Likewise, this also has an infinite number of continued fractions (see Ramanujan’s versions here), but one important form is,

m\,\zeta(3) = \cfrac{1}{v_1-\cfrac{1^6}{v_2-\cfrac{2^6}{v_3-\cfrac{3^6}{v_4-\ddots}}}}

where m = 1 and the v_n, again starting with n = 1, are,

v_n = (n-1)^3+n^3 = (2n-1)(n^2-n+1) = 1, 9, 35, 91, \dots

Apery again found an accelerated version,

v_n = 34n^3-51n^2+27n-5 = (2n-1)(17n^2-17n+5) = 5, 117, 535, 1463, \dots

where now m = \frac{1}{6}, and established that its rate of convergence was such that \zeta(3) could not be a ratio of two integers.

III. Connection between Zeta(2) and Zeta(3)

Define the two sequences,

B_n = \sum_{k=0}^n {\binom n k}^2 {\binom {n+k}k} = 1, 3, 19, 147, 1251,\dots

A_n = \sum_{k=0}^n {\binom n k}^2 {\binom {n+k}k}^2 = 1, 5, 73, 1445, 33001, \dots

then it was established that these Apery numbers have the recurrence relations,

n^2 B_n = (11n^2-11n+3)B_{n-1}+(n-1)^2B_{n-2}

n^3 A_n = (34n^3-51n^2+27n-5)A_{n-1}-(n-1)^3A_{n-2}

Interesting that the same polynomials pop up, isnt’ it?  Furthermore, their limiting ratios have the common form,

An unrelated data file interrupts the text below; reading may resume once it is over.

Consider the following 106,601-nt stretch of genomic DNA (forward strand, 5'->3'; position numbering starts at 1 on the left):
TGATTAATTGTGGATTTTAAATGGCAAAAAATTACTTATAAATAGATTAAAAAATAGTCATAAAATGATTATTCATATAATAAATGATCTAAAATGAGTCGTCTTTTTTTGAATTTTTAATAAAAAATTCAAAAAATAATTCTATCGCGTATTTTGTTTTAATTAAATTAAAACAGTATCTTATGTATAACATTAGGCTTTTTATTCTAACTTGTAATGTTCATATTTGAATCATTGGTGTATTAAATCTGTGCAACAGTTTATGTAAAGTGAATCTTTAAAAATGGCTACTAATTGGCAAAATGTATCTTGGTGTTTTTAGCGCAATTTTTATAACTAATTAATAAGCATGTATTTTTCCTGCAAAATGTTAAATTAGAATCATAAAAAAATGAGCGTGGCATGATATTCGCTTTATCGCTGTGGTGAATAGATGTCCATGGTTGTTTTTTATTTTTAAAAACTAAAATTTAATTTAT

thus for b = 1, 2,

\lim_{n \to \infty} \frac{B_{n+1}}{B_n} = \left(\frac{1+\sqrt{5}}{2}\right)^5 = 11.0901\dots

\lim_{n \to \infty} \frac{A_{n+1}}{A_n} = \left(1+\sqrt{2}\right)^4 = 33.9705\dots

hence the golden ratio and the silver ratio surprisingly turn up in the continued fractions for \zeta(2) and \zeta(3), respectively.  It is easy to check other sequences,

C_n = \sum_{k=0}^n {\binom n k}^p {\binom {n+k}k}^q

for some small {p, q}, but there are no other recurrence relations similar in form to the two above.

IV. Zeta(5)

There is an orderly non-simple continued fraction for all \zeta(s), with the next odd s as,

m \zeta(5) = \cfrac{1}{w_1-\cfrac{1^{10}}{w_2-\cfrac{2^{10}}{w_3-\cfrac{3^{10}}{w_4-\ddots}}}}

where m = 1 and the w_n are,

w_n = (n-1)^5+n^5 = (2n-1)(n^4-2n^3+4n^2-3n+1) = 1, 33, 275, 1267, \dots

Unfortunately, no one has yet found an accelerated version where the w_n are generated by a 5th degree (or higher) polynomial, and m is rational.

Can you find one?

For further reading, refer to Alfred van der Poorten’s excellent, A Proof That Euler Missed.

Some of Ramanujan’s continued fractions for pi

The digits of pi go on forever apparently with no discernible pattern. However, there are beautifully simple patterns in its (ironically) non-simple continued fraction expansions. Examples are,

\pi = \cfrac{4}{1 + \cfrac{1^2}{2 + \cfrac{3^2}{2 + \cfrac{5^2}{2 + \ddots} }}}

known by Lord Brouncker (1620-1684), and,

\pi = 3 + \cfrac{1^2}{6 + \cfrac{3^2}{6 + \cfrac{5^2}{6 + \ddots} }}

One can see the affinity between the two.  They in fact belong to the same family.  Given complex numbers {n, x} with Re[x] > 0, then,

F(n,x) = \Large{\frac{\Gamma\left(\frac{x+n+1}{4} \right)\Gamma\left(\frac{x-n+1}{4} \right) }{\Gamma\left(\frac{x+n+3}{4} \right)\Gamma\left(\frac{x-n+3}{4} \right)}} = \cfrac{4}{x + \cfrac{1^2-n^2}{2x + \cfrac{3^2-n^2}{2x + \cfrac{5^2-n^2}{2x + \ddots} }}}